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At the table. Most of the others had been to the nearby beach during the morning, hence the attire (or lack thereof):
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Elio, Assumpta and Chloe:
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This time, our contribution was produced by me, a Japanese salad with edamame and a ginger/soy dressing (the colour comes from a bit of tomato purée that is also added):
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And as usual, there was meat that needed grilling:
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While we ate, I snapped some portraits around the table. This is Lucas, Elio’s son:
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Mariluz:
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And then it was siesta time for some:
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A couple of images from morning walks with Cheeta. First, one of our neighbours:
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Even though unemployment in Spain has fallen significantly since the worst years 2013-14, one still sees many handbills like this one, posted by people looking for domestic work, gardening work etc.:
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On Wednesday we went to the city to do some essential shopping at Beershooters, near the Mercado Central. Right next to the beer shop, there is an old-school shoe repair place with a rather striking window display:
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Flower stall behind the Mercado Central. We bought some of these sunflowers:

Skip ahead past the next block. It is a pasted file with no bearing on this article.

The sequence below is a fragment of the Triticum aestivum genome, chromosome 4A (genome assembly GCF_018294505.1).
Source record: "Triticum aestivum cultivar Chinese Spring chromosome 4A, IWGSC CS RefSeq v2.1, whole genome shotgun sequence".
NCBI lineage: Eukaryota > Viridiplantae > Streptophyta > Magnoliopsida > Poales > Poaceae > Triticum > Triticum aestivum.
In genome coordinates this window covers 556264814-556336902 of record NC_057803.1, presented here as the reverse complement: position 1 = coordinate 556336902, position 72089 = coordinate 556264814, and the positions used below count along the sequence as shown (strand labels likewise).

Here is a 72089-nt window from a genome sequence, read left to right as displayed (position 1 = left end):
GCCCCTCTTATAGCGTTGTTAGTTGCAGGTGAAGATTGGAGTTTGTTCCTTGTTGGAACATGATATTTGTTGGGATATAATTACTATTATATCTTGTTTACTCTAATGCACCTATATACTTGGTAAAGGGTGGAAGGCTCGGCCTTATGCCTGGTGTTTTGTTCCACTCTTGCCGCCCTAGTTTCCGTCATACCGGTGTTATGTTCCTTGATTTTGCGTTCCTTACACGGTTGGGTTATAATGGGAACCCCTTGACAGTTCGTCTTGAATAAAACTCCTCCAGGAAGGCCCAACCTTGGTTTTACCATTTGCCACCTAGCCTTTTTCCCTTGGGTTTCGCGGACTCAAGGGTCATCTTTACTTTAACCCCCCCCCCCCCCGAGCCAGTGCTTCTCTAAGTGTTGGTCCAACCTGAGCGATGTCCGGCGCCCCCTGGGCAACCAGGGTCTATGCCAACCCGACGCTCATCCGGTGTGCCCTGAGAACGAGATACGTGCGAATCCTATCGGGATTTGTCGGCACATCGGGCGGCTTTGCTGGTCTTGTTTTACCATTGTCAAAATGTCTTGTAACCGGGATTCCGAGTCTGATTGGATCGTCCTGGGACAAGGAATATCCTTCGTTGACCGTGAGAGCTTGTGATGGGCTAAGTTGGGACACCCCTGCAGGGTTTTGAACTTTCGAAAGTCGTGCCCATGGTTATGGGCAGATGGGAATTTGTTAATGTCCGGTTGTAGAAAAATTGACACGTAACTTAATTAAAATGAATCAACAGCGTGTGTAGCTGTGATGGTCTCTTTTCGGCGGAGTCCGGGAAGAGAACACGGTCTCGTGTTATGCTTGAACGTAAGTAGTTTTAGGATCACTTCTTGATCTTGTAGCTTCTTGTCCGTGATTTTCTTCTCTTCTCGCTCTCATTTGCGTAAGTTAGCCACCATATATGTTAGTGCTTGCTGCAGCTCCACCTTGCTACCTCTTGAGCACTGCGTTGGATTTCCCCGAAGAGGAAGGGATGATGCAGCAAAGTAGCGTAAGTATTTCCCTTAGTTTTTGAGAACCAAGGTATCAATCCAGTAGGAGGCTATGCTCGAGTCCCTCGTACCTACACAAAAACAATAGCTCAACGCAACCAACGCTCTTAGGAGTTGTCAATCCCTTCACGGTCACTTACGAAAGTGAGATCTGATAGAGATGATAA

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We had lunch at a nearby modest place, which we call the “obrero restaurant”. “Obrero” means “worker” in Spanish, and this restaurant is popular among the construction workers working on the many new apartment buildings still being put up in this area. It is honest, good food, and a lunch with 3 courses, dessert and a beer or soft drink costs €7. Things always start with a simple salad to share:
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I particularly enjoyed my second dish, beans with some kind of shellfish:
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Thursday afternoon was a big moment–I got on a bicycle for the first in a week. For someone who is used to exercising daily, a week’s enforced rest is positively painful. But I must take it easy for a few days, so this first outing was just down to beach with Monica to have a drink at one of the bars on the promenade:
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Monica’s mojito: